It is also advisable for companies find out in advance from their service provider and web-hosting company who they should contact in the event of a DDoS attack, and what measures the hosting company can take.
Streamlining the functionality of a website, making it as efficient as possible in terms of processing power, is an important consideration. Not only does this encourage best practice in coding, but it will also mitigate the risk of DDoS attacks overwhelming the website through search queries.
“If you are going to have your systems operate at scale on the internet, you have to build your service in a fail-tolerant manner,” says Crosbie. “This means that if parts of your service become unavailable for whatever reason, your service can continue to operate. Users can then continue to use your service, even as you are working in the background to address the issues coming up.”
There are also monitoring tools available – such as the DDoS Sensor in Andrisoft’s WanGuard enterprise-grade software – that allow constant monitoring of a website’s status. Such tools can also send alerts if they ever detect that the customer’s website is unavailable.
However, even the best firewalls and threat managers are wasted if the rules for them are inadequate. Companies should constantly test their systems to ensure they are robust and secure.
No matter what steps are taken to limit the risk, DDoS attacks will never be completely prevented. But making the necessary preparations will reduce the duration and the damage that these attacks can cause.
Mark Crosbie, Dropbox
At the first sign of a DDOS attack, companies should immediately call their web-hosting company to inform them that the website is down and they suspect a malicious attack. “That is where some of the difficultly lies – in figuring out what is malicious and can be turned off, and how capable your service provider is in turning this off,” says Qualys’ Kandek.
Absorbing the attack is the simplest response to DDoS. It requires bringing more processor power online to support the affected server, but this depends on the resources being available.
Blocking malicious attacks is the most effective response, but this requires network specialists to analyse the incoming traffic and identify the malicious requests. There is also the danger of blocking legitimate requests that are not part of the DDoS attack.
Switching to a different network is another tactic, but this will only delay the DDoS attack, rather than block it. The duration of the delay depends on how aware the instigators are of the mitigating strategies being employed.
“Prolexic [now part of Akamai] are specialists with this kind of thing,” says Kandek. “They have a really good understanding of the internet, so it would be difficult to overwhelm. They also have expertise and in-house built devices that allow them to find bad traffic and then drop it efficiently.”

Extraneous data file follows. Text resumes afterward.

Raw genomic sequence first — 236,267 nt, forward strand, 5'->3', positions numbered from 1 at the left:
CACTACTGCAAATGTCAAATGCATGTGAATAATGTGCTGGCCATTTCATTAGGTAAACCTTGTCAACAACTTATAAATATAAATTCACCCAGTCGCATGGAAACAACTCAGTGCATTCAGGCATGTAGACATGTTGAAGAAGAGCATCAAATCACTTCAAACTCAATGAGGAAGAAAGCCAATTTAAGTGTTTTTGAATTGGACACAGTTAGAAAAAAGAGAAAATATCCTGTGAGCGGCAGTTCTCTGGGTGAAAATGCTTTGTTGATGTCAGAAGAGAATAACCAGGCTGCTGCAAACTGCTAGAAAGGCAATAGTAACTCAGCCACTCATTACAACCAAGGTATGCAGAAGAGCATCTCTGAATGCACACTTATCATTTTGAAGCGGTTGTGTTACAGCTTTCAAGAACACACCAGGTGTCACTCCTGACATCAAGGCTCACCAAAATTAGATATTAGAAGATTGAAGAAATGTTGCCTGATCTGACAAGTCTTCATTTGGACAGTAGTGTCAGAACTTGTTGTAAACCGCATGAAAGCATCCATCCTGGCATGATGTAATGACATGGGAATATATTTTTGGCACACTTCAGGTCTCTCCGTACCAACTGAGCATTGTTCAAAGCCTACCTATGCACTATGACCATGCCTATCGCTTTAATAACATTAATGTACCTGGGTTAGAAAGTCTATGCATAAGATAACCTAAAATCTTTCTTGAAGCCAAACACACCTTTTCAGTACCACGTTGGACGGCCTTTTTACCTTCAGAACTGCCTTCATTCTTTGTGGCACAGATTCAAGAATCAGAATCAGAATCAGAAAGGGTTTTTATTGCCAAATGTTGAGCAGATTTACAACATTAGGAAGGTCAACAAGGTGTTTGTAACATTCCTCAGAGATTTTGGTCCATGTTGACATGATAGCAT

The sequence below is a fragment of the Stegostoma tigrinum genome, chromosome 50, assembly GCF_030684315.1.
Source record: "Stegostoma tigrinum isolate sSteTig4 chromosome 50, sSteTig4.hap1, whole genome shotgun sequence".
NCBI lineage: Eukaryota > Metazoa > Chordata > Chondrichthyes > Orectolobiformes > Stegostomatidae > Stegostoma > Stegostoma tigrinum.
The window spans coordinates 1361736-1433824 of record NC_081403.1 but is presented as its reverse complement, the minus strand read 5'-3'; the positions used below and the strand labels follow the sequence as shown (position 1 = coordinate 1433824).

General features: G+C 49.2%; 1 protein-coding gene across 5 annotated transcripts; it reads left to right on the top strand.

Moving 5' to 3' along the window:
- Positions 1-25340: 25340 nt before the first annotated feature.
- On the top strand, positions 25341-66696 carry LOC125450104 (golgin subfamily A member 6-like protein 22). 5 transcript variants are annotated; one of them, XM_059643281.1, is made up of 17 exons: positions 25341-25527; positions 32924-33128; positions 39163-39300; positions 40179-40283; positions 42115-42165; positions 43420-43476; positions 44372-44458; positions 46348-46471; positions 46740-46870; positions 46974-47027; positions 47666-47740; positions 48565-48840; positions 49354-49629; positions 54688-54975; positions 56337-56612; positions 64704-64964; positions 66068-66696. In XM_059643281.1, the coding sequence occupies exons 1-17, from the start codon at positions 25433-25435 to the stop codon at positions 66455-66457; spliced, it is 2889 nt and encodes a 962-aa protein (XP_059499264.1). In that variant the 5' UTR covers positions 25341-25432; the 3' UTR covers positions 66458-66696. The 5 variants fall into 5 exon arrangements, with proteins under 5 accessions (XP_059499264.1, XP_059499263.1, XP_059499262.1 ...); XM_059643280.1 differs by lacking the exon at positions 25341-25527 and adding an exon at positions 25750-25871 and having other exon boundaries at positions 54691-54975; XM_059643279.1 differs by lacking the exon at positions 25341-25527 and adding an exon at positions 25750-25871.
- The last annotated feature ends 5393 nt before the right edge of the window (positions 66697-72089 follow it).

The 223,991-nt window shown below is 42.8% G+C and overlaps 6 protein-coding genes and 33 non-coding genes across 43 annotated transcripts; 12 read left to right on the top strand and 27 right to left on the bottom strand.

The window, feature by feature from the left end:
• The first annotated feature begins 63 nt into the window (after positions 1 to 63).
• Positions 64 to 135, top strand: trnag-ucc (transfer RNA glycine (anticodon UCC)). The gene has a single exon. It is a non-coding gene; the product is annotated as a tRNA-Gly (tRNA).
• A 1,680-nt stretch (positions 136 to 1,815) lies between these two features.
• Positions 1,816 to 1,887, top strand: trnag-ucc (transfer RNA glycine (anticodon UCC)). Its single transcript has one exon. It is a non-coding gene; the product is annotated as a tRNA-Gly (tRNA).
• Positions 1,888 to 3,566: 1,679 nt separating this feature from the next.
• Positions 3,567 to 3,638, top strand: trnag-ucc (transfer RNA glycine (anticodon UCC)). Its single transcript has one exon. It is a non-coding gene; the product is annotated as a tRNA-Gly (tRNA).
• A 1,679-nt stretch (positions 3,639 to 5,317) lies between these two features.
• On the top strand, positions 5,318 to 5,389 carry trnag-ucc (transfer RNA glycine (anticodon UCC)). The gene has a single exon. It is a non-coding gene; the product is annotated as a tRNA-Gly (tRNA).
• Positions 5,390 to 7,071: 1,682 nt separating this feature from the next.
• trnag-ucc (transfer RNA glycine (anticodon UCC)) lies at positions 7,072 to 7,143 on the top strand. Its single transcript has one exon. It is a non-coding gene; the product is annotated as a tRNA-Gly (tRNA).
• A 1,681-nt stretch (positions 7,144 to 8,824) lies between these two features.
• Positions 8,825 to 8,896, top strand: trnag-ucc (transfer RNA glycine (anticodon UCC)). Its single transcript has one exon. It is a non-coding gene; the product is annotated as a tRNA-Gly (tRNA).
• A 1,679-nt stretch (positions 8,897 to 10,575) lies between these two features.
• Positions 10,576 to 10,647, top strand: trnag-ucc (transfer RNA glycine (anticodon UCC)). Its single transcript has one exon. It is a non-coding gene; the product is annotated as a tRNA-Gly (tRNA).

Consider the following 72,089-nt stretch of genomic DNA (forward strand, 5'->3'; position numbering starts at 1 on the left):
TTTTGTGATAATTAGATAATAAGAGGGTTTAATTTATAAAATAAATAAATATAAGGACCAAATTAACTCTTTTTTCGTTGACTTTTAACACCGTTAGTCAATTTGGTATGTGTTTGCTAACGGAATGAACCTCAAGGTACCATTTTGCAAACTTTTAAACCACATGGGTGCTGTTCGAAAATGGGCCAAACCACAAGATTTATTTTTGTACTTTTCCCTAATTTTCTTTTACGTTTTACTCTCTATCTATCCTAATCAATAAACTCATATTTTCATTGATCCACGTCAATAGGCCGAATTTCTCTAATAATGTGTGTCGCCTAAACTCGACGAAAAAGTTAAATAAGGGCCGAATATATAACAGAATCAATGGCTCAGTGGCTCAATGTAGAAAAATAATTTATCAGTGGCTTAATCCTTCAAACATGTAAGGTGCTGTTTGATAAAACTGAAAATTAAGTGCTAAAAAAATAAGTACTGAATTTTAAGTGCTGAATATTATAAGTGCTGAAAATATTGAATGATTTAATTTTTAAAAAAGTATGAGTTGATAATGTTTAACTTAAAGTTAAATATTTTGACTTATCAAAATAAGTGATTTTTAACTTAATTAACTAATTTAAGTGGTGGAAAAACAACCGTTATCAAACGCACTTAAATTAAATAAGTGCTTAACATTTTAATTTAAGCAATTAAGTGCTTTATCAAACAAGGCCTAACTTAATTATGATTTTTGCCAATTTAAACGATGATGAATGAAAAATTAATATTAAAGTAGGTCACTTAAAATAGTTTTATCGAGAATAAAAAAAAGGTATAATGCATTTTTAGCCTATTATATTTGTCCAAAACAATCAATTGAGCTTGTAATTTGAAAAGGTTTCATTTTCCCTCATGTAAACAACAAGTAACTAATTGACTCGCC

Defence in depth
IT infrastructure consultant Simon Orchard says: “The sensible way is defence in depth with different edge firewalls. By that I mean two different sorts, one after the other – say a Cisco followed by a Juniper, for example. This means that your attacker has to know two operating systems.
“An internet-facing threat management system, such as Microsoft Forefront Identity Manager, can also do traffic analysis on what is coming in.”
DDoS attacks are not just an external phenomenon. Internal attacks can happen if malware has been installed on machines within the company’s internal network. To avoid this, companies need to conduct routine security scans of their computers and networks, as well as ensuring their servers are patched with the latest security updates.
“IT departments need to be aware that [DDoS attacks] can come from internal or external [sources],” says Hervé Dhélin, worldwide marketing director at EfficientIP. “If internal, you have to check the network security against malware installation or malware processes.”
Tarnish its reputation
DDoS attacks are a genuine threat to companies and their ability to conduct business. Even an attack that has no impact on a firm’s trading could still tarnish its reputation and make customers question the robustness of its security policies.
“All this costs money, so your first step is a risk analysis – how worried are you by DDoS and what is the impact?” says Orchard. “For example, you would expect NHS Symptom Checker or Amazon to be very worried, but Bert’s Dog Treats less so.
“Doing something rather than nothing should be considered by everyone, but multiple layers of security are only necessary for a few.”
Dropbox’s Crosbie adds: “I see the sophistication of the attacks growing and I see the targeting improving. This is going to continue as a factor of doing business on the internet, and companies need to adapt to that.”